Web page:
Flight Sergeant H James Flowers, 94, who first volunteered for the RAF in 1943, has presented the Lincolnshire Bomber Command Memorial Trust with a donation raised through his signed books.
The veteran, who published A Tail End Charlie’s Story, signed many copies of his book, which recounted the experiences of his aircrew rear gunner days when serving in the RAF during the 1939-45 war against Germany.
The money raised from his book signings amassed over £1,000, which he has donated to the trust that’s building a historic memorial and visitors’ centre on Canwick Hill in Lincoln.
Guests gathered at the memorial on Canwick Hill on Tuesday, July 21 for a special cheque presentation.
As previously reported, the names of 26,500 fallen Bomber Command aircrew are being remembered with a striking memorial on Canwick Hill in Lincoln.
The £9 million project, which when completed will form the International Bomber Command Centre, has already seen the installation of the 102ft Memorial Spire.
The Walls of Names are next to be installed on site, and Lincoln firm Micrometrics are cutting the names of the thousands who lost their lives during the second world war in to a series of Corten steel plates ready to be installed.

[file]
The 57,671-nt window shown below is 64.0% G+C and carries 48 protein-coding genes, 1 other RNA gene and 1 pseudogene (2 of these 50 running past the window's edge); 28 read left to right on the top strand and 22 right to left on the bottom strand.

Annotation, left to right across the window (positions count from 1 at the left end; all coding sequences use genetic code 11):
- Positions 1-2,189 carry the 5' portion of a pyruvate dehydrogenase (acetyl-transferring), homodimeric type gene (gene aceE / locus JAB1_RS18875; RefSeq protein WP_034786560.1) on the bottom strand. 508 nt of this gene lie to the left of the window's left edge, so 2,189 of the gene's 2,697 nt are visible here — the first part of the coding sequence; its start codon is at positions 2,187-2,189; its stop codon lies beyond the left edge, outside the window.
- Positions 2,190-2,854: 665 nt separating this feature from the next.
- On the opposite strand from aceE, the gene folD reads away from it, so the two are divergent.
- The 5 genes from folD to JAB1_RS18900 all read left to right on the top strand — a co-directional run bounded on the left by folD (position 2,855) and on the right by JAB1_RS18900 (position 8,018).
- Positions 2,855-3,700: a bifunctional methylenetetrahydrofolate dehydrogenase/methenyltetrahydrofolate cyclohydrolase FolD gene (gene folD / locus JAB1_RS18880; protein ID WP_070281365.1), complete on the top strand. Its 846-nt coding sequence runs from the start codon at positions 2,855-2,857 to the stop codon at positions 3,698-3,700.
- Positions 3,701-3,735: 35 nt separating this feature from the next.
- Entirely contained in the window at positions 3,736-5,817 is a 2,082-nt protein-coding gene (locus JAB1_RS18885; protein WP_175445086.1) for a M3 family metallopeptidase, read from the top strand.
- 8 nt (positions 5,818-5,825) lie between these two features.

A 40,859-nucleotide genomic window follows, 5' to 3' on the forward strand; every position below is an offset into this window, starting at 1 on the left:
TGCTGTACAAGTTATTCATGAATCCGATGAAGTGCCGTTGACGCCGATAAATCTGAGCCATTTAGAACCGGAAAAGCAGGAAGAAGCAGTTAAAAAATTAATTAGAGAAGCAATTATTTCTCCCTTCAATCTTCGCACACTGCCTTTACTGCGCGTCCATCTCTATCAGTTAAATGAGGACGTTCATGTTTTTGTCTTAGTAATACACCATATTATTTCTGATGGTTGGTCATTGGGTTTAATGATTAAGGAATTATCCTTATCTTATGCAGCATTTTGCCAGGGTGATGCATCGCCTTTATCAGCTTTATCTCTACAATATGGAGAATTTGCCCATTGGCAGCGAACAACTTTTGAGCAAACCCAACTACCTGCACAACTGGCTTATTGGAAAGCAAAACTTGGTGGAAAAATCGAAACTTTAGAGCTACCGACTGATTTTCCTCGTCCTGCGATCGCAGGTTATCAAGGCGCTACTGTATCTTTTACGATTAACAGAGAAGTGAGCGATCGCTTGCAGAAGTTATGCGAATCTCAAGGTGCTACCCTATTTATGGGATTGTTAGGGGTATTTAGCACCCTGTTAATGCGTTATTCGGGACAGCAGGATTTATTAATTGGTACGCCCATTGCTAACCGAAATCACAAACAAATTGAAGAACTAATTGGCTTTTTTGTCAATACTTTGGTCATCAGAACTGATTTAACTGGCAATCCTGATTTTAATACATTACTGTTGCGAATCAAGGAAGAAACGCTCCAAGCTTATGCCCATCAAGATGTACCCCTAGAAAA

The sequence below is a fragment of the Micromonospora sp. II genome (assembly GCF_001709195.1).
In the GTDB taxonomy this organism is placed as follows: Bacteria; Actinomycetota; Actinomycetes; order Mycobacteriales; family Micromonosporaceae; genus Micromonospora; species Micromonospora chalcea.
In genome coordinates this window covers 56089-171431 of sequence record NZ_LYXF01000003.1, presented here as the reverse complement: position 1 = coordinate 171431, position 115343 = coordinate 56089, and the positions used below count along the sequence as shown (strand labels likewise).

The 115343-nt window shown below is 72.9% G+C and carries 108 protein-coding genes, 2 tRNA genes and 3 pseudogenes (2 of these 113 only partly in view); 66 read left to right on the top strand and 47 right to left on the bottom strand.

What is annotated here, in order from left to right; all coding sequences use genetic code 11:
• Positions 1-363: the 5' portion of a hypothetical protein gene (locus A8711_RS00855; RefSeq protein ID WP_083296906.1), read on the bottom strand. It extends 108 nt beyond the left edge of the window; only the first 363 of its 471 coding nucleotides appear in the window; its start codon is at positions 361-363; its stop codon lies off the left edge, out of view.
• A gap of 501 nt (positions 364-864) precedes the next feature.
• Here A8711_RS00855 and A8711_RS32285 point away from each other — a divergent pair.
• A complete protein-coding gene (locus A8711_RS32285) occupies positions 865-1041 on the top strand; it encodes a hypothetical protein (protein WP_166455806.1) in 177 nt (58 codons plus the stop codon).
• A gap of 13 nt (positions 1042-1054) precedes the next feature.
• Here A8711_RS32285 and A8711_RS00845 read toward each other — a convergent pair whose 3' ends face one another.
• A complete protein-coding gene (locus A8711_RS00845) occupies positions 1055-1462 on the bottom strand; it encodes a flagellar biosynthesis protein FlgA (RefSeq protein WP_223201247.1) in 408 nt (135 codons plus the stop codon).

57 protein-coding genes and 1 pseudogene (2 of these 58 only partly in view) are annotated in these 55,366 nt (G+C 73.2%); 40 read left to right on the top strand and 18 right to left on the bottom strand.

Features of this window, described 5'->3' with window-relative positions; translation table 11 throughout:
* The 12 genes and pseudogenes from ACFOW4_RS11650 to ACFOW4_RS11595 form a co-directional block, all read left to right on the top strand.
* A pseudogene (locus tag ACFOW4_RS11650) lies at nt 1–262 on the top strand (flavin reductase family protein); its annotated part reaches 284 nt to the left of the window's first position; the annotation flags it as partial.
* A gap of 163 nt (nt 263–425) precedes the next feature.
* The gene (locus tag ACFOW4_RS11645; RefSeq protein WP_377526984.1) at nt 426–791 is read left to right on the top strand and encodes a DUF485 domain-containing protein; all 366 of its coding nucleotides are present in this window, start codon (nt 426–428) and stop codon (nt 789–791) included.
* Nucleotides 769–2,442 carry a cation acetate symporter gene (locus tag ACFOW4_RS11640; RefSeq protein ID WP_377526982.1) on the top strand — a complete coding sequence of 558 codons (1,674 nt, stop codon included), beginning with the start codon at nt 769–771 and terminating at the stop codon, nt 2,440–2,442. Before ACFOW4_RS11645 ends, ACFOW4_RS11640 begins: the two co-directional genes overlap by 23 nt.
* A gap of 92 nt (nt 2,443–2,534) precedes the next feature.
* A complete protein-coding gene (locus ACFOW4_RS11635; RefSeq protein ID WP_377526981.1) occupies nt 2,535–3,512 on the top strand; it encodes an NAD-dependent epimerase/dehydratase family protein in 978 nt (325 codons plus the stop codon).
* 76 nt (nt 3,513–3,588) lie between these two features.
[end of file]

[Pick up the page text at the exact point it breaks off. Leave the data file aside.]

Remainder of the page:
James Flowers enlisted in the RAF in 1944. He then went on to serve the 50 squadron and 44 squadron until 1945.
After writing down his life story for his family, with old and new photographs, James decided to sell copies and donate all the proceeds to the Lincolnshire Bomber Command Memorial Trust and their project.
He said: “I have done a lot in my life, I have fallen vertically from 11,000 feet but really and truly there is nothing special about me. I was just a mainstream Tail End Charlie.
“My children asked me to write a book for family history. They had a first edition produced ten years ago and I was so dissatisfied that I re-wrote it and it came out two months ago.
“I am very pleased because I have done everything myself. It’s really my biography and it goes right the way from 1939 to last year, because I have had a very interesting life.
“I was a driving examiner in Lincolnshire for 33 years and they used to call me the smiling assassin and all those stories are included, some of which are just as exciting as my time as a rear gunner.
“I gave £500 pounds from the book sales as our recent reunion and today I am presenting a check for £710.”
Tony Worth, Chairman of the LBCM Trust, added: “It’s amazing how far we’ve come and how much money a small number of people have managed to raise.
“It’s fantastic that this project has brought so many people together. And we are very grateful to James and everyone who has contributed.”